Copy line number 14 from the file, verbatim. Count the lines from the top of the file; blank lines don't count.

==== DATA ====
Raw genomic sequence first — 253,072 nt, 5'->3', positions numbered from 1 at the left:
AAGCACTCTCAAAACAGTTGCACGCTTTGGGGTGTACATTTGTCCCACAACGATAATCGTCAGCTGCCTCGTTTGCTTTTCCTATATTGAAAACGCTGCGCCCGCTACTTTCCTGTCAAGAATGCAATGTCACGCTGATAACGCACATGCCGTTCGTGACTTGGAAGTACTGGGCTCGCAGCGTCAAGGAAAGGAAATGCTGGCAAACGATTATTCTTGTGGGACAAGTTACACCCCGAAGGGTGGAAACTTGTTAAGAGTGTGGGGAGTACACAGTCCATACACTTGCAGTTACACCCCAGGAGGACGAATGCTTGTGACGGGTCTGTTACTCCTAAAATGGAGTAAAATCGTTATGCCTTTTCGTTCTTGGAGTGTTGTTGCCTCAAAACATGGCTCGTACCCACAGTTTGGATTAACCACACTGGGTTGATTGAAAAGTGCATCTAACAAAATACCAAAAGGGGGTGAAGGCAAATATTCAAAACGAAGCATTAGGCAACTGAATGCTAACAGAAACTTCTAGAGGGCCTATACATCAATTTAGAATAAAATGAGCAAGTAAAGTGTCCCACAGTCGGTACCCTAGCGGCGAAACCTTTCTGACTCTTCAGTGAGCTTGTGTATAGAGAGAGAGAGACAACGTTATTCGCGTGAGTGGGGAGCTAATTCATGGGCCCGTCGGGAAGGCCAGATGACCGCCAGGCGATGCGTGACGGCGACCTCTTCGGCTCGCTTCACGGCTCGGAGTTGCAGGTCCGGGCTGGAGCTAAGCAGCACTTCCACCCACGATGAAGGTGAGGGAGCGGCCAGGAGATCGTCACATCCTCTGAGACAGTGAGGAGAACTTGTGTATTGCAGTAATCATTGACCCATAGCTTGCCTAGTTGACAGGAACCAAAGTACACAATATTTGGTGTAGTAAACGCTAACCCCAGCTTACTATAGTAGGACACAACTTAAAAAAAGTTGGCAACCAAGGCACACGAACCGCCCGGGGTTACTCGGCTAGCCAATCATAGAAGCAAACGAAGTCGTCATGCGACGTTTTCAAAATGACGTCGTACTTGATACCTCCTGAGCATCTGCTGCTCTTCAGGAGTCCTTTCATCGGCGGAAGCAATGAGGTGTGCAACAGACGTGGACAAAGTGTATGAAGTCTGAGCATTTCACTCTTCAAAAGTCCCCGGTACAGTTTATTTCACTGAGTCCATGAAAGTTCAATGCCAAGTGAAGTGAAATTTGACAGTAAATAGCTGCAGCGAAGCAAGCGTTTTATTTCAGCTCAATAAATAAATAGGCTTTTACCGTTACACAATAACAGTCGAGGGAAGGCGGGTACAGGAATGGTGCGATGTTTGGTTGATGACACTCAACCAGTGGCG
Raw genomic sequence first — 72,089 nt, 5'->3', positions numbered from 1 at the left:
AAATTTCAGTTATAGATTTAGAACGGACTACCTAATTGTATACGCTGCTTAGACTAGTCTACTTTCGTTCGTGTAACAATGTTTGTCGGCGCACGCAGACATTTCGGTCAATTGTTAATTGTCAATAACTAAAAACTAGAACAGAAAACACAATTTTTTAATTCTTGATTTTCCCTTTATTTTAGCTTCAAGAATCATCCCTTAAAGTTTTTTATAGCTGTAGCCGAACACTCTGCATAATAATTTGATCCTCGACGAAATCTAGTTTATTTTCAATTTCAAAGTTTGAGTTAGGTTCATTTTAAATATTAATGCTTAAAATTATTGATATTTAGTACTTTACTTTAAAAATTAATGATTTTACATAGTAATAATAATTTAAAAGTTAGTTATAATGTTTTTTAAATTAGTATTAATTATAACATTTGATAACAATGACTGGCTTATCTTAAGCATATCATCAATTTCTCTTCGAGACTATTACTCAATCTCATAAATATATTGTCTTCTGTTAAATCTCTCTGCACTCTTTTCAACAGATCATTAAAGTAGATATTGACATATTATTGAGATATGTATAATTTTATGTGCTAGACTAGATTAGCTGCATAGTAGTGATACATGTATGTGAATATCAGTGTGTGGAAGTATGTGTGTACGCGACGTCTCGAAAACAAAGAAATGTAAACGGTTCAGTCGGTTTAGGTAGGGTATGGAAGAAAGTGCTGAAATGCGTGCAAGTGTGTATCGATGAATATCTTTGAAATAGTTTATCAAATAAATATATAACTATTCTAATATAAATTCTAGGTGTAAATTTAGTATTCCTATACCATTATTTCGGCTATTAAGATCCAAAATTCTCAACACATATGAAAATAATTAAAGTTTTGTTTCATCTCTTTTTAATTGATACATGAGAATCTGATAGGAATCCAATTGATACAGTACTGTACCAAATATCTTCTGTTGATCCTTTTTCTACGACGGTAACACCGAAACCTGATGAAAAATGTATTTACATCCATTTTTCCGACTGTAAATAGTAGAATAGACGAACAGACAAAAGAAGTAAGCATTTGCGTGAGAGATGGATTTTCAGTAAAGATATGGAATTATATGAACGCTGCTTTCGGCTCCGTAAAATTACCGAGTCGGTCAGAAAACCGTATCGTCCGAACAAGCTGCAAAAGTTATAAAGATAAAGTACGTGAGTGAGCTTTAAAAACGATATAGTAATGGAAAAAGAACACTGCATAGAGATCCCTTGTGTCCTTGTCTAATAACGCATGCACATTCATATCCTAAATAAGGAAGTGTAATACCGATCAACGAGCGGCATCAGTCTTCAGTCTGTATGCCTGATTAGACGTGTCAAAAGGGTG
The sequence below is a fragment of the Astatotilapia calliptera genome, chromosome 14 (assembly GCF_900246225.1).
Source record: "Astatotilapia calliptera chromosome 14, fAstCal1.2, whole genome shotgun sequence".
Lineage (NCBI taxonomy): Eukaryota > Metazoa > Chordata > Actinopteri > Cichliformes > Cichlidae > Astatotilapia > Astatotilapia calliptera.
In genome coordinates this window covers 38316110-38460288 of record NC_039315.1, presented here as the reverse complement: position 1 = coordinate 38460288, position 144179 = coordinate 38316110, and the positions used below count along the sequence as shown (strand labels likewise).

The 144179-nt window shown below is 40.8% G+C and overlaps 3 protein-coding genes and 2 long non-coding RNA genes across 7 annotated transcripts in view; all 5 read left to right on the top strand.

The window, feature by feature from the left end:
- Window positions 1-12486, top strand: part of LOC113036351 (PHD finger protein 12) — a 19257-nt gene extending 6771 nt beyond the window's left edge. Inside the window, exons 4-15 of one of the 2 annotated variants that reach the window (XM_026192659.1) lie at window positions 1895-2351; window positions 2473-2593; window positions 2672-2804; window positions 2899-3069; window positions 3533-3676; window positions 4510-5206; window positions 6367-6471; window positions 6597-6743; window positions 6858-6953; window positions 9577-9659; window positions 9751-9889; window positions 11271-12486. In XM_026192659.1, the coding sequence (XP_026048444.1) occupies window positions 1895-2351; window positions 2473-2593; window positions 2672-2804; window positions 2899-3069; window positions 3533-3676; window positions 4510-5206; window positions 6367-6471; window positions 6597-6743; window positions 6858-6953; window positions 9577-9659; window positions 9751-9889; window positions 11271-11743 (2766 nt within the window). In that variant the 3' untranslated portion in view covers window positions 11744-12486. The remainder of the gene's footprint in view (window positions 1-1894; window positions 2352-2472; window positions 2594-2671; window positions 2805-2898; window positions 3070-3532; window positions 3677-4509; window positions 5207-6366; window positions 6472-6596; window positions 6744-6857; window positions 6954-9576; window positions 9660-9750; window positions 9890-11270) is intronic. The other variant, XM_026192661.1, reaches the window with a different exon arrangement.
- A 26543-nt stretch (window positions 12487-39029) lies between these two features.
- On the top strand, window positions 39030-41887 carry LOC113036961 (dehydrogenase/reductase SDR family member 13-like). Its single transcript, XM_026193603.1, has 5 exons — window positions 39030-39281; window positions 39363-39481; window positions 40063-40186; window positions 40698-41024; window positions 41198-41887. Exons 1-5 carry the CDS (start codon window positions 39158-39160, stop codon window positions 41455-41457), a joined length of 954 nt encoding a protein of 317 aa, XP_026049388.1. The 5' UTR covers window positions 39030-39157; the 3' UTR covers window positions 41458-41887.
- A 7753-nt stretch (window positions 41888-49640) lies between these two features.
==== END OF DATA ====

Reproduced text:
- A 7753-nt stretch (window positions 41888-49640) lies between these two features.